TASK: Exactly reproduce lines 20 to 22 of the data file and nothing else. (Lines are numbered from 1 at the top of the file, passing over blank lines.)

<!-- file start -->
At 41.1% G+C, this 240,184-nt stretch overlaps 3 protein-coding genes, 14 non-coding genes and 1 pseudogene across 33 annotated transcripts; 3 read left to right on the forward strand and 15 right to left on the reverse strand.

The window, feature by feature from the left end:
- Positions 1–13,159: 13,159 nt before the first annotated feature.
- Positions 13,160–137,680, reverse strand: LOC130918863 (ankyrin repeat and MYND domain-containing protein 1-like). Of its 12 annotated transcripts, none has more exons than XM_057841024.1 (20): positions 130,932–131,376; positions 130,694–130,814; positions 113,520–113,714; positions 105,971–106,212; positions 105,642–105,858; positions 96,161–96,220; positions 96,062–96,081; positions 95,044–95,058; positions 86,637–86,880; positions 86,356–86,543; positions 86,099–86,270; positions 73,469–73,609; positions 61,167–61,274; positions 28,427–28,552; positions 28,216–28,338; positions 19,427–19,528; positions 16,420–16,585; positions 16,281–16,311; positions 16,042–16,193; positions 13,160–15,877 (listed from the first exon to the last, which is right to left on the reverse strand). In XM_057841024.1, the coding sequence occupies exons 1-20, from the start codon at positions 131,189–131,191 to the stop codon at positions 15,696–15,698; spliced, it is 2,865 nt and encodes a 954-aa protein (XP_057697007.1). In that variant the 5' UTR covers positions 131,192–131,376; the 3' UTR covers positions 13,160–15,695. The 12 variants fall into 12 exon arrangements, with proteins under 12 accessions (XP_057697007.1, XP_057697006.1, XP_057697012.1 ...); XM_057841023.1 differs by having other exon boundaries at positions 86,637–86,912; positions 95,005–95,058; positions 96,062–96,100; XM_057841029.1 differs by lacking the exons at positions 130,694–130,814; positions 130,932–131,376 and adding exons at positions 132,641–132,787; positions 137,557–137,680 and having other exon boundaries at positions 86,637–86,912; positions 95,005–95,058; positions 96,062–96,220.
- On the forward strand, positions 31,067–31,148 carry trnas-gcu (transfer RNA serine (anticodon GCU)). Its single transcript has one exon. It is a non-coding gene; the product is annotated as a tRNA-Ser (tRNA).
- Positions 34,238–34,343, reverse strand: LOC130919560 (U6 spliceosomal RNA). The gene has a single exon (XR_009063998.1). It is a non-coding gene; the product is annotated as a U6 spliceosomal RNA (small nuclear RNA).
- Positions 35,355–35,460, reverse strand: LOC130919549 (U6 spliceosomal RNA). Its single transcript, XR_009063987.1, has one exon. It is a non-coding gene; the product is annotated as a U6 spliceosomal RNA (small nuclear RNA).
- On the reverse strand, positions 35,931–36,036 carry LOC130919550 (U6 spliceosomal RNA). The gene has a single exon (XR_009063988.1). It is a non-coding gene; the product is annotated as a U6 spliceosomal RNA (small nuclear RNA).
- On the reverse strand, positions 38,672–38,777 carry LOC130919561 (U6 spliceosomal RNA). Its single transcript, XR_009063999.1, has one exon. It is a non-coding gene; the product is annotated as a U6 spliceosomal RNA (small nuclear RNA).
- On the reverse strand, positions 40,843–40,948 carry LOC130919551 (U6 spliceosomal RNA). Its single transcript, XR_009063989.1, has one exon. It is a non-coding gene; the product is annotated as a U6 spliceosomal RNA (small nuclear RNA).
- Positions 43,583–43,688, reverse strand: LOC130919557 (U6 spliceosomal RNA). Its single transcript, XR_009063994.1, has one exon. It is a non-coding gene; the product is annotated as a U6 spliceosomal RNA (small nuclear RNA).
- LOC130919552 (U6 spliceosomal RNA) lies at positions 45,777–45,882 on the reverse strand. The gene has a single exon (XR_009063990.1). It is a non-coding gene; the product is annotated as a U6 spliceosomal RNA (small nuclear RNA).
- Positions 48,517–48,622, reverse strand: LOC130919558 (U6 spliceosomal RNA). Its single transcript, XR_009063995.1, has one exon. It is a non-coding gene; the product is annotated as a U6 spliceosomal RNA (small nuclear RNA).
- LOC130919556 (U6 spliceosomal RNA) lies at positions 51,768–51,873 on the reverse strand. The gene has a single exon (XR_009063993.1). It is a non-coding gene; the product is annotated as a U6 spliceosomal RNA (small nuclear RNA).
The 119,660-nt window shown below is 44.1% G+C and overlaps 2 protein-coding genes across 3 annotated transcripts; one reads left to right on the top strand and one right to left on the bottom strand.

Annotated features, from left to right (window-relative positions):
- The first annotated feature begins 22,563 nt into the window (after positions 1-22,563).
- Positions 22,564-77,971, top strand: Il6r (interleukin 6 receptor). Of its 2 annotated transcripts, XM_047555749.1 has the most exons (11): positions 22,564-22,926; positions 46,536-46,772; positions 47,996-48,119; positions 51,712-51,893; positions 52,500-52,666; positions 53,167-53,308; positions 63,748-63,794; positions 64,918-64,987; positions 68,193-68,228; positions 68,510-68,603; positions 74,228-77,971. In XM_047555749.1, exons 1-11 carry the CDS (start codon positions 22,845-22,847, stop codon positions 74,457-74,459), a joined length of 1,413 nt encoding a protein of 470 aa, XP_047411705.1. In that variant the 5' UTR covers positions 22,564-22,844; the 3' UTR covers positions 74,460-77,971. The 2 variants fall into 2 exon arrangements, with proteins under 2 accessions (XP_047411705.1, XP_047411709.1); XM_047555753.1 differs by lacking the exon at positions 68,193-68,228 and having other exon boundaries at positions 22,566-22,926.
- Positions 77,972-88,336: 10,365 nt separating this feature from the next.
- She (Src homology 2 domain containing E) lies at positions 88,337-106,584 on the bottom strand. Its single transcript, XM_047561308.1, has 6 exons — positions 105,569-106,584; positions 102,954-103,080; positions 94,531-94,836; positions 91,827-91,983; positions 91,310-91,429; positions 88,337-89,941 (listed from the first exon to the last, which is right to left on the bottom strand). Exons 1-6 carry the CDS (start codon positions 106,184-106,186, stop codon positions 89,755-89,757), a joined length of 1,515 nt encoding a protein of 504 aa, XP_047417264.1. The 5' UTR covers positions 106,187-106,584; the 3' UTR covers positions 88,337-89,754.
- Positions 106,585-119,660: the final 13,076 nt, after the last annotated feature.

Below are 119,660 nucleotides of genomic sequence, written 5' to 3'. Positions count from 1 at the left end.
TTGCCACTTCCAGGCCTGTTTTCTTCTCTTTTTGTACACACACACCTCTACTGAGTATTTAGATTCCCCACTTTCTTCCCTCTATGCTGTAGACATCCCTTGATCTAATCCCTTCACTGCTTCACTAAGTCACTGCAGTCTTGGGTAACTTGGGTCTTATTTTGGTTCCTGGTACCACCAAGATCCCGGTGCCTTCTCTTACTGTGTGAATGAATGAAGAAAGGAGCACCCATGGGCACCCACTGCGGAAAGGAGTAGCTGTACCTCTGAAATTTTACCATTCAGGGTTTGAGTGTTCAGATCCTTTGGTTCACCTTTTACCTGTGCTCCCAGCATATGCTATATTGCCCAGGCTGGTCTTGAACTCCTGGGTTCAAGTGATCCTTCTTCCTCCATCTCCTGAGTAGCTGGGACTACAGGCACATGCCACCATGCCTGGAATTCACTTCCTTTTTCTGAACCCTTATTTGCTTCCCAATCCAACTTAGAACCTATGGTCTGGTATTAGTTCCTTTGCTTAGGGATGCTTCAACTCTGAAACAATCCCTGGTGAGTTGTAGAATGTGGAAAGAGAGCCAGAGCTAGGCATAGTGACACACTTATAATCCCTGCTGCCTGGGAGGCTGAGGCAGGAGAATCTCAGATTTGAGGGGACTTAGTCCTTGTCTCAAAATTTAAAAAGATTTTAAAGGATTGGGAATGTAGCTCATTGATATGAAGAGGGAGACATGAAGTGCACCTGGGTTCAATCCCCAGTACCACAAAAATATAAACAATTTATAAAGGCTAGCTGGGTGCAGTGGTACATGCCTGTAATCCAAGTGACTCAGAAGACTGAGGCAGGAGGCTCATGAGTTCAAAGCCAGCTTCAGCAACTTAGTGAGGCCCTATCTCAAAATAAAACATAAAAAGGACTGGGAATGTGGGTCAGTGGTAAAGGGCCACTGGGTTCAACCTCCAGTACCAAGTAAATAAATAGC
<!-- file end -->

- She (Src homology 2 domain containing E) lies at positions 88,337-106,584 on the bottom strand. Its single transcript, XM_047561308.1, has 6 exons — positions 105,569-106,584; positions 102,954-103,080; positions 94,531-94,836; positions 91,827-91,983; positions 91,310-91,429; positions 88,337-89,941 (listed from the first exon to the last, which is right to left on the bottom strand). Exons 1-6 carry the CDS (start codon positions 106,184-106,186, stop codon positions 89,755-89,757), a joined length of 1,515 nt encoding a protein of 504 aa, XP_047417264.1. The 5' UTR covers positions 106,187-106,584; the 3' UTR covers positions 88,337-89,754.
- Positions 106,585-119,660: the final 13,076 nt, after the last annotated feature.

Below are 119,660 nucleotides of genomic sequence, written 5' to 3'. Positions count from 1 at the left end.